Whether a one-time jolt to the economy over the holidays will make a significant difference scarcely matters at this point.
The $1,000 promise to most B.C. families was designed mostly to seal the deal and get the NDP re-elected. So it has already worked as far as they’re concerned. The cost-benefit analysis begins and ends there.
Given that my tiny new fake Christmas tree — purchased because it won’t feel like a real Christmas — cost $60, most people will spend it in a few days, probably on routine bills, according to some online surveys. The relief measure will course through the economy in short order and undeniably provide a brief lift to hundreds of thousands of people.
The legislature will be occupied by the crass politics of it all and the macro-economic pros and cons. But the people who care much about that are vastly outnumbered by those just looking forward to the money.
It was first pitched in the middle of the fall election campaign on Oct. 6. So the obvious argument over the classic vote-buying effort has already come and gone. Finance Minister Selina Robinson was asked Tuesday if there were any other options considered. The opposition Liberals’ matching effort at that time was a plan to eliminate the provincial sales tax for two years.
She said that was a “terrible” idea. The fact the Liberals are still in opposition tells you how well it went over.
“This is a proposal to get money into people’s pockets right now,” she said.
The collective cost will run to $1.7 billion. That’s $300 million more than first estimated, because an increase in disabled and low-income benefits is being wrapped in. That kind of add-on to a provincial budget used to be a big deal, but the provincial deficit is so stretched out of shape this year that it will just get folded into the $13 billion-and-counting in new debt B.C. is taking on during the pandemic.
With that kind of leeway, the NDP put the cash in as many pockets as they could. B.C.’s median family income was most recently measured at $87,600, according to the government. So the sliding eligibility cut-off of $175,000 goes far beyond any notion of just helping low- and middle-income earners. It extends well into comfortable middle-class territory, as measured by last year’s tax returns, in order to help people whose income disintegrated this year.
Families earning under $125,000 will get the full $1,000. Those up to $175,000 will get proportionally reduced amounts, down to $10 for someone just under the $175,000 mark. The benefit for singles follows the same model.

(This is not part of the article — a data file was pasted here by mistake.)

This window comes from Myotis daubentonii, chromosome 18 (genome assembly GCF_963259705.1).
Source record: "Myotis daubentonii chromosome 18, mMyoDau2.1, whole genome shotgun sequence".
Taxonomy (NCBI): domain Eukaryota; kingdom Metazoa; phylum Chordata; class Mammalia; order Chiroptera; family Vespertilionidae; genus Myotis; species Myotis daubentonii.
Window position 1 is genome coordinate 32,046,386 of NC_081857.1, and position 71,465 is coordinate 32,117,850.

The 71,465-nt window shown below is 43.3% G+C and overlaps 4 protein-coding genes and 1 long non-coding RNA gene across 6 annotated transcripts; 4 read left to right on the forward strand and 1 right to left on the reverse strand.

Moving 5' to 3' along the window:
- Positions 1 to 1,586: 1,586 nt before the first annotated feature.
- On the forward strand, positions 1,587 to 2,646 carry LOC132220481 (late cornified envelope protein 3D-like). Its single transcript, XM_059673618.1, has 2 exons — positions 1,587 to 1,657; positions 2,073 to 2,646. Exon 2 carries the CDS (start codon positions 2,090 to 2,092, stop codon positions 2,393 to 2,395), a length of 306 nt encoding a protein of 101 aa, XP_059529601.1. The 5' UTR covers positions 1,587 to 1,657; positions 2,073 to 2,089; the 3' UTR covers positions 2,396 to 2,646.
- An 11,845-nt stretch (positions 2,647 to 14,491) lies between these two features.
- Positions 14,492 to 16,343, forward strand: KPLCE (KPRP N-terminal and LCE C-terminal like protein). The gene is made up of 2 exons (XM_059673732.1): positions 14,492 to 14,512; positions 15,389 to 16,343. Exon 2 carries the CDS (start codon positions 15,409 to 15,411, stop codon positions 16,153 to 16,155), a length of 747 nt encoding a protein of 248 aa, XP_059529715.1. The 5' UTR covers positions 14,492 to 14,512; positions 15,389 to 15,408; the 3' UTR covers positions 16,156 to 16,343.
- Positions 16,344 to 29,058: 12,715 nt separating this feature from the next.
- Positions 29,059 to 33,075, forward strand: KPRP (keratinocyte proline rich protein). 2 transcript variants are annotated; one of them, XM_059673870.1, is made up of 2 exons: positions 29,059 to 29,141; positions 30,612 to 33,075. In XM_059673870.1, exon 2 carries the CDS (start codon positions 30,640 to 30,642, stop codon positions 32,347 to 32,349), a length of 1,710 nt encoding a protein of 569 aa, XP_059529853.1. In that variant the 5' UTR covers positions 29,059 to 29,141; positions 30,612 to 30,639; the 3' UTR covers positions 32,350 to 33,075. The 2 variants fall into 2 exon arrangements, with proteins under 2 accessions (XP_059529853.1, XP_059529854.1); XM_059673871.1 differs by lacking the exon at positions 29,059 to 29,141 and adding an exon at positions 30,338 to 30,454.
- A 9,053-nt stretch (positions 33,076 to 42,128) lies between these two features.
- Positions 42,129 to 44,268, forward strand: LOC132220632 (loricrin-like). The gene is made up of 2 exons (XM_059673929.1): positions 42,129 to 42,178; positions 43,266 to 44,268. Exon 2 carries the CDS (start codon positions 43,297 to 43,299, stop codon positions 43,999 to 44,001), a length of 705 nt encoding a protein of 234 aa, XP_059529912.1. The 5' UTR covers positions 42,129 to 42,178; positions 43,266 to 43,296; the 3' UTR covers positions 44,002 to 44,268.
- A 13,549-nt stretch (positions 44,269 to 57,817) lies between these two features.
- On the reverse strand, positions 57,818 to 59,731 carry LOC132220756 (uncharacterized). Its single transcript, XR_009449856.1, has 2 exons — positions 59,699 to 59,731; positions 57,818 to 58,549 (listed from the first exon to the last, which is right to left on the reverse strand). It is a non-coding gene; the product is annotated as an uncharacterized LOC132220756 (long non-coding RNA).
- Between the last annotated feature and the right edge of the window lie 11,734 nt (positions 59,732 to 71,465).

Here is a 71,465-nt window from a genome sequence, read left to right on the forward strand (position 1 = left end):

The legislation to make it happen was introduced Tuesday.
(This column mistakenly referred yesterday to the funding as approved in the earlier recovery plan. My apologies.)
In the bill, Robinson also gave herself some more time to put her first budget together. A section amends budget transparency law to extend the deadline for presenting a budget by about a month, to April 30. It will apply in all election years. Similarly, deadlines for making quarterly reports on B.C.’s fiscal situation are being extended by a few weeks. In the meantime, Robinson will give an update on finances next week.
Liberals said citizens will have to stretch the one-time cash through to next May, given that it could take until then for a budget to be presented. So they pressed for more details on a recovery plan.
Veteran Nechako Lakes MLA John Rustad warned the government: “Here’s the reality of what’s happening on the ground. In Fraser Lake today, things have never been worse in terms of seniors needing to go in and get lab work done and get testing.”
He said people are advised now to drive for hours for tests in the middle of winter, in the middle of a pandemic and it’s unacceptable.
Those and other questions were enough to bring John Horgan out of his chair for a quick appearance as the first NDP premier to start a second term.
He welcomed the “valid questions” and “coherent answers” and said the new and invigorated legislature is up to the job.
“I understand that politics are now behind us …”